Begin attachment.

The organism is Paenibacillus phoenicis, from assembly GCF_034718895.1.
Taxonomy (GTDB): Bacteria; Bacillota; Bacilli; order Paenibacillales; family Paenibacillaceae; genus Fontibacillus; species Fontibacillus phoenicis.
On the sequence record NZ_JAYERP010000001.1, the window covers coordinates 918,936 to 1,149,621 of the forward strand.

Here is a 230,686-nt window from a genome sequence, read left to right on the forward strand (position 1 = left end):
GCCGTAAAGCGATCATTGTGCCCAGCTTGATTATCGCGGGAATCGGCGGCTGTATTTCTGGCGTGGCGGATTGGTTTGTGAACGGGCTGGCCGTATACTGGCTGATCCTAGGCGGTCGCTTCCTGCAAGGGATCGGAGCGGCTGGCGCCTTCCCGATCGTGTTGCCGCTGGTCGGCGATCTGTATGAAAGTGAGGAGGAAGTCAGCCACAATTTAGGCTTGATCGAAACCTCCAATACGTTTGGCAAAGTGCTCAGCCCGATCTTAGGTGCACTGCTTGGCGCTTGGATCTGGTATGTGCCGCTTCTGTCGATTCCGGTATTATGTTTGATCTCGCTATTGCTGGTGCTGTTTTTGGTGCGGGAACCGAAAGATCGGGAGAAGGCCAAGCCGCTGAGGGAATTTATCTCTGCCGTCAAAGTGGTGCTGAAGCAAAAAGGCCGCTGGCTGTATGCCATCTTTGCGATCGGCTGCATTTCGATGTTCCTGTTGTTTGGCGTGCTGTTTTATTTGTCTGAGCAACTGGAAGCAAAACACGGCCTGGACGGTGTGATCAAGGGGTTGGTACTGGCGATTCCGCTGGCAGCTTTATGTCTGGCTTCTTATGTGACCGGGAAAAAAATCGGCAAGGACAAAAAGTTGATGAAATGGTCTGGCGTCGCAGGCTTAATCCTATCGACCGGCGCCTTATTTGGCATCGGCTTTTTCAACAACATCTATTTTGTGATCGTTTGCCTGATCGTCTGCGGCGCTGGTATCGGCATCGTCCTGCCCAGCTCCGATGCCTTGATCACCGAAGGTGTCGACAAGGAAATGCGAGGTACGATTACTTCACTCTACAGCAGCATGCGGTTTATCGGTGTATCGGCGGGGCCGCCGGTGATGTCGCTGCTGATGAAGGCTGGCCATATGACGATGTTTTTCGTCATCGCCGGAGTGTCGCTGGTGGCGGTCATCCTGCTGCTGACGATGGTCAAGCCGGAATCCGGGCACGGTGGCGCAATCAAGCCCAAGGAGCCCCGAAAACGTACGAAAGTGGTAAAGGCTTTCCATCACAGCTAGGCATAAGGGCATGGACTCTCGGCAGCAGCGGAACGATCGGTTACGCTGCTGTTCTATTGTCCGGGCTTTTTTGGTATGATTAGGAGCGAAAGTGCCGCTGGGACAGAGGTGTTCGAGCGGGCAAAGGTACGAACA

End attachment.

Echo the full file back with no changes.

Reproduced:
The organism is Paenibacillus phoenicis, from assembly GCF_034718895.1.
Taxonomy (GTDB): Bacteria; Bacillota; Bacilli; order Paenibacillales; family Paenibacillaceae; genus Fontibacillus; species Fontibacillus phoenicis.
On the sequence record NZ_JAYERP010000001.1, the window covers coordinates 918,936 to 1,149,621 of the forward strand.

Here is a 230,686-nt window from a genome sequence, read left to right on the forward strand (position 1 = left end):
GCCGTAAAGCGATCATTGTGCCCAGCTTGATTATCGCGGGAATCGGCGGCTGTATTTCTGGCGTGGCGGATTGGTTTGTGAACGGGCTGGCCGTATACTGGCTGATCCTAGGCGGTCGCTTCCTGCAAGGGATCGGAGCGGCTGGCGCCTTCCCGATCGTGTTGCCGCTGGTCGGCGATCTGTATGAAAGTGAGGAGGAAGTCAGCCACAATTTAGGCTTGATCGAAACCTCCAATACGTTTGGCAAAGTGCTCAGCCCGATCTTAGGTGCACTGCTTGGCGCTTGGATCTGGTATGTGCCGCTTCTGTCGATTCCGGTATTATGTTTGATCTCGCTATTGCTGGTGCTGTTTTTGGTGCGGGAACCGAAAGATCGGGAGAAGGCCAAGCCGCTGAGGGAATTTATCTCTGCCGTCAAAGTGGTGCTGAAGCAAAAAGGCCGCTGGCTGTATGCCATCTTTGCGATCGGCTGCATTTCGATGTTCCTGTTGTTTGGCGTGCTGTTTTATTTGTCTGAGCAACTGGAAGCAAAACACGGCCTGGACGGTGTGATCAAGGGGTTGGTACTGGCGATTCCGCTGGCAGCTTTATGTCTGGCTTCTTATGTGACCGGGAAAAAAATCGGCAAGGACAAAAAGTTGATGAAATGGTCTGGCGTCGCAGGCTTAATCCTATCGACCGGCGCCTTATTTGGCATCGGCTTTTTCAACAACATCTATTTTGTGATCGTTTGCCTGATCGTCTGCGGCGCTGGTATCGGCATCGTCCTGCCCAGCTCCGATGCCTTGATCACCGAAGGTGTCGACAAGGAAATGCGAGGTACGATTACTTCACTCTACAGCAGCATGCGGTTTATCGGTGTATCGGCGGGGCCGCCGGTGATGTCGCTGCTGATGAAGGCTGGCCATATGACGATGTTTTTCGTCATCGCCGGAGTGTCGCTGGTGGCGGTCATCCTGCTGCTGACGATGGTCAAGCCGGAATCCGGGCACGGTGGCGCAATCAAGCCCAAGGAGCCCCGAAAACGTACGAAAGTGGTAAAGGCTTTCCATCACAGCTAGGCATAAGGGCATGGACTCTCGGCAGCAGCGGAACGATCGGTTACGCTGCTGTTCTATTGTCCGGGCTTTTTTGGTATGATTAGGAGCGAAAGTGCCGCTGGGACAGAGGTGTTCGAGCGGGCAAAGGTACGAACA